There are a few key ways this can be done:
As the skills gap persists, CISOs should ensure their security team has regular opportunities for further education in deploying, configuring, and managing advanced security tools, as well as identifying and addressing new emerging threats. This is especially crucial to enable them to switch from a focus on prevention to a focus on threat detection and remediation. Proficiency in these types of integrated tools provides IT teams with enhanced visibility into how data is used and moved through the network, in addition to simplified management and analytics abilities. This is crucial as networks become more distributed and detection and remediation become increasingly important.
Additionally, the skills gap means organizations are less likely to hire new people with extensive field experience, which means they will have to focus on developing the skillsets of their existing team. To make this easier, Fortinet customers have access to our in-depth, hands-on training on our product suite as well as fundamental security principles through the Fortinet Network Security Expert (NSE) program. The NSE program offers eight course levels, beginning with understanding the threat landscape and the evolution of cybersecurity, through to the ability to configure, install, and troubleshoot a comprehensive security solution. Investing in security training like this enables CISOs to ensure that a strong internal candidate is ready when a position becomes available, as well as assisting in employee retention for essential security staff.
Another way CISOs can help increase the productivity of their limited security teams is by giving them back time to focus on strategy. One way to do this is to deploy security solutions that make extensive use of automation through AI and machine learning. Cyberattacks are happening at machine speed – meaning that your security team cannot keep up with threat correlation, or even basic remediation efforts, on their own. Automated solutions can work to respond to anomalous activity and known threats attempting to breach the network – allowing security teams time to focus on strategy and remediation efforts. For example, rather than having security teams working around the clock to detect potential internal threats, they can use machine learning to understand what normal behavior for employees looks like, and then react when behavior deviates. They can also be assigned menial tasks such as inventory management and patching, freeing up human resources to focus on higher-order activities.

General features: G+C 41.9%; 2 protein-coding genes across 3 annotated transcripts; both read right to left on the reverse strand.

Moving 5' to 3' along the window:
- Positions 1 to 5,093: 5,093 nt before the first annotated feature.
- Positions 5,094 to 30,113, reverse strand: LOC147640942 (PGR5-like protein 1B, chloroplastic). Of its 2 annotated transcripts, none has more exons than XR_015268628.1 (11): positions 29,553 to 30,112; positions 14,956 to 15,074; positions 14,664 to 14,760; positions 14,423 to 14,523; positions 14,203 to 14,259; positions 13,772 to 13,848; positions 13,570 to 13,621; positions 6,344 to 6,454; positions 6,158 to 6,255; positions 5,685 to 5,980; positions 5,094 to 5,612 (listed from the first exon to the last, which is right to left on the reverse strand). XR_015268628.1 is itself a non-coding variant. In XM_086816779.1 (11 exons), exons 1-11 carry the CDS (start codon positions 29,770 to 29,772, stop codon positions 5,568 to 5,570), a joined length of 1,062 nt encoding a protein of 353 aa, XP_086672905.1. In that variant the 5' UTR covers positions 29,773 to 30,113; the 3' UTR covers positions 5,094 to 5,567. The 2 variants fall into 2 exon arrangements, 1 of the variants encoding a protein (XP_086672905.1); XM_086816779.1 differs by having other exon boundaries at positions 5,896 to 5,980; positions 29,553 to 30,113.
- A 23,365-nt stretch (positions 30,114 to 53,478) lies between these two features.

Develop a Cyber-Aware Culture
The top answer given by CISOs when asked about security priorities over the next five years, was to “create a culture of security.” This involves training employees across lines of business in good cyber-hygiene. Beyond making sure that employees can identify phishing attacks or know how to update their applications on a regular basis, CISOs should also foster collaboration between departments and the security team. This will reduce instances of inadvertent internal threats, and increase overall buy-in for the security program. Ensuring that lines of business are aware of security strategy, and are happy to work with IT teams to ensure security policies, ensures buy-in across the organization.
By focusing on training and enabling employees to perform basic security tasks such as updating devices, identifying suspicious behaviors, and practicing safe cyber behavior across teams, CISOs can begin to establish a holistic security strategy that can stand up to today’s advanced threats.
CISOs are in a challenging position of having to secure increasingly distributed networks from advanced threats with limited resources. By focusing on employee development, enablement, and buy-in, CISOs can create a centralized security strategy that builds collaboration and reallocates security teams away from tactical, reactive work to more proactive and strategic efforts.